“There is no justice”: family of Dale Culver appalled as Crown drops charges against RCMP officers responsible for his death

“There is no justice”: family of Dale Culver appalled as Crown drops charges against RCMP officers responsible for his death

LHEIDLI T'ENNEH (PRINCE GEORGE) – Grieving relatives of a Wet’suwet’en man killed by RCMP officers are warning other families after constables Paul Sainte-Marie and Jean-Francois Monette walked free on Friday. Crown prosecutors announced a stay of charges, ending the prosecution of the two officers in Dale Culver’s death.

“We have a system that says if you have a gun and a badge, you can kill any Indigenous person in any town in B.C. and not go to jail,” said Raven Culver, sister to Dale. “Our family has endured seven years of delays, waiting for the day Dale’s killers would be held accountable. Today our worst fears were confirmed. There is no justice.”

Since Dale Culver’s death there have been 379 police-related deaths in British Columbia. Until Friday, Culver’s case was the first time officers faced charges of manslaughter in the death of an Indigenous man in the province.

“Not only are these men still in uniform, they’re still assaulting our community members,” said Debbie Pierre, Dale’s sister. Cst. Paul Sainte-Marie faces a separate charge of assault related to an arrest in August 2022. “Something is rotten in Prince George. Something is deeply wrong with the so-called justice system in this city.”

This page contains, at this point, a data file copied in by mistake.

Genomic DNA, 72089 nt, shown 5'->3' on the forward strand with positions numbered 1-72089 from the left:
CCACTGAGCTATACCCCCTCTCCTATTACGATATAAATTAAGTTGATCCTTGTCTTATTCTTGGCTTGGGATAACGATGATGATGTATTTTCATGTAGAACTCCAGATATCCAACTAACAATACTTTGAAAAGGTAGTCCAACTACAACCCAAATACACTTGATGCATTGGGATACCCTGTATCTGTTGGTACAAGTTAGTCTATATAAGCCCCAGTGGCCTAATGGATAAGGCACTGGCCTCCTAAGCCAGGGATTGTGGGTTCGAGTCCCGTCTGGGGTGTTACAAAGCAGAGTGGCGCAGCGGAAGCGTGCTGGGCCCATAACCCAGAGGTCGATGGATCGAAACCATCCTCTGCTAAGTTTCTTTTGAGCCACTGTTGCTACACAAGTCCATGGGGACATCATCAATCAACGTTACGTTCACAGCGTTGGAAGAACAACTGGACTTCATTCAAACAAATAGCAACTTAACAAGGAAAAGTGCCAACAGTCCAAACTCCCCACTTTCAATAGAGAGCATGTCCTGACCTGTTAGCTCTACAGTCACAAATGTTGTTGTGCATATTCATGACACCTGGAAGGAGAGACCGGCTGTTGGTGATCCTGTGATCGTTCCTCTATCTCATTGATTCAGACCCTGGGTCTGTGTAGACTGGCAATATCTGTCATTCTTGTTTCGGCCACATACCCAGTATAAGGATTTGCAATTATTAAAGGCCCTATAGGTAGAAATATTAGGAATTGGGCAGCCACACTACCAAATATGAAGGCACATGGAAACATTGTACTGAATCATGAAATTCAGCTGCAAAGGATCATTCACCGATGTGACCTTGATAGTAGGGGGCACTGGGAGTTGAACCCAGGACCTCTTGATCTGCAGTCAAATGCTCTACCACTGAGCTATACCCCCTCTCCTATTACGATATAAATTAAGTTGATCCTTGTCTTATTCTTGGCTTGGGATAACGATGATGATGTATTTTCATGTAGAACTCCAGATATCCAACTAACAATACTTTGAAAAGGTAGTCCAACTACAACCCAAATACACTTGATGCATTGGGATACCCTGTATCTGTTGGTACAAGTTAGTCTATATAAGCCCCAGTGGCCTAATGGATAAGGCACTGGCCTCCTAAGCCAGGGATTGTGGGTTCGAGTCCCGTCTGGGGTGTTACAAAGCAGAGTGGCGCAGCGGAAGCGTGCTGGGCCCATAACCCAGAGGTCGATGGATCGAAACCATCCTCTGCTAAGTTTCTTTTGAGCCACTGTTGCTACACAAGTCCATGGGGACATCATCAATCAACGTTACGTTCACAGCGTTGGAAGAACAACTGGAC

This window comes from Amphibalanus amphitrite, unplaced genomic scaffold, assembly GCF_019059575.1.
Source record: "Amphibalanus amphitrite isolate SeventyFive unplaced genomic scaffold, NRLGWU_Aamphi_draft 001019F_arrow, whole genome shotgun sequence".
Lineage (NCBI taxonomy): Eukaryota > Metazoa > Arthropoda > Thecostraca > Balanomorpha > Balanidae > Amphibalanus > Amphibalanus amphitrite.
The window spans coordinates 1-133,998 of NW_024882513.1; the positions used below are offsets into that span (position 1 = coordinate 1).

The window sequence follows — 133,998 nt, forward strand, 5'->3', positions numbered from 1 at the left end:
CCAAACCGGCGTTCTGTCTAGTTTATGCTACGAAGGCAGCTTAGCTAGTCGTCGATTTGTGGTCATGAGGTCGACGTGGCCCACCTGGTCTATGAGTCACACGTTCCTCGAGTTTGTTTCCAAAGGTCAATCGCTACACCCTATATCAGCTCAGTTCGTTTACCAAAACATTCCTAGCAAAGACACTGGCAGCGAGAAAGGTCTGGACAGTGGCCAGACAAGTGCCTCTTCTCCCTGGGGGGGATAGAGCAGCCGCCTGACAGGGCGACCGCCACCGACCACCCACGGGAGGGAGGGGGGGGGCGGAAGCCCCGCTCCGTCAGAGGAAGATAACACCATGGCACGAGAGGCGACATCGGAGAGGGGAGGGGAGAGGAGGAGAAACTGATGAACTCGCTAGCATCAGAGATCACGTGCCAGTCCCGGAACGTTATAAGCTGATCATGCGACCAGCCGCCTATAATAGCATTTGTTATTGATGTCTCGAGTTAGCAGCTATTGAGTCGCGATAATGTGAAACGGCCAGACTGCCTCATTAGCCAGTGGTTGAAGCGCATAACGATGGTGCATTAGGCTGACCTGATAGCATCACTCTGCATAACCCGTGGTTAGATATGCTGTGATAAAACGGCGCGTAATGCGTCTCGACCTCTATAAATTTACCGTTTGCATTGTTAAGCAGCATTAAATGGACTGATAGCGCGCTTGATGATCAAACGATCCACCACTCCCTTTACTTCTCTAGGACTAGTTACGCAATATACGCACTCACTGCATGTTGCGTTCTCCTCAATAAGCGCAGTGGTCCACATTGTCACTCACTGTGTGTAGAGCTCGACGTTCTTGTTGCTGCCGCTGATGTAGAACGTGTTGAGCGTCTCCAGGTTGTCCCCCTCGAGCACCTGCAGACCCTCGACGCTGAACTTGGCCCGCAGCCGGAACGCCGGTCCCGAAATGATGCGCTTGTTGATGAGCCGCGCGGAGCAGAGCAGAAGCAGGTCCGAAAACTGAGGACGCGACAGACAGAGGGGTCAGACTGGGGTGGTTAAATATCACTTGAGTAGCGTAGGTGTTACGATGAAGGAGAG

“These are the officers the RCMP pulls from when they recruit volunteers to conduct raids on Wet’suwet’en territory,” said Na’moks, head chief of the Tsayu (Beaver) clan. “They are trained to see us as less than human, and that is reinforced every time the RCMP kills one of our people and gets away with it.”

Since 2019 the RCMP’s Critical Response Unit has conducted three major raids on Wet’suwet’en land defenders. Audio captured during one operation revealed officers calling Indigenous people ‘orcs ’and ‘ogres ’and laughing about sexually assaulting an arrestee. The B.C. government has increased the unit’s budget despite ongoing lawsuits and a systemic review by the RCMP’s civilian watchdog.

“We are deeply outraged that manslaughter charges against these publicly paid RCMP officers who killed Dale Culver have been dropped. Now is the time for major changes to B.C.’s Police Act, before these racial tensions boil over,” said Grand Chief Stewart Phillip, President of the Union of BC Indian Chiefs. “The law must be updated in line with B.C.’s international human rights commitments under UNDRIP. And officers must be held accountable for each and every death of an Indigenous person at the hands of police. We are not dispensable. This has to stop.”

The Office of the Wet’suwet’en added: “As Wet’suwet’en we share one heart and one soul, our laws and traditions speak with one voice!”

Media contacts:

Debbie Pierre, sister to Dale Culver: 778-210 1466
Na’moks, head chief of Wet’suwet’en Tsayu Clan: 250-643-0771
Grand Chief Stewart Phillip, UBCIC President: 250-490-5314

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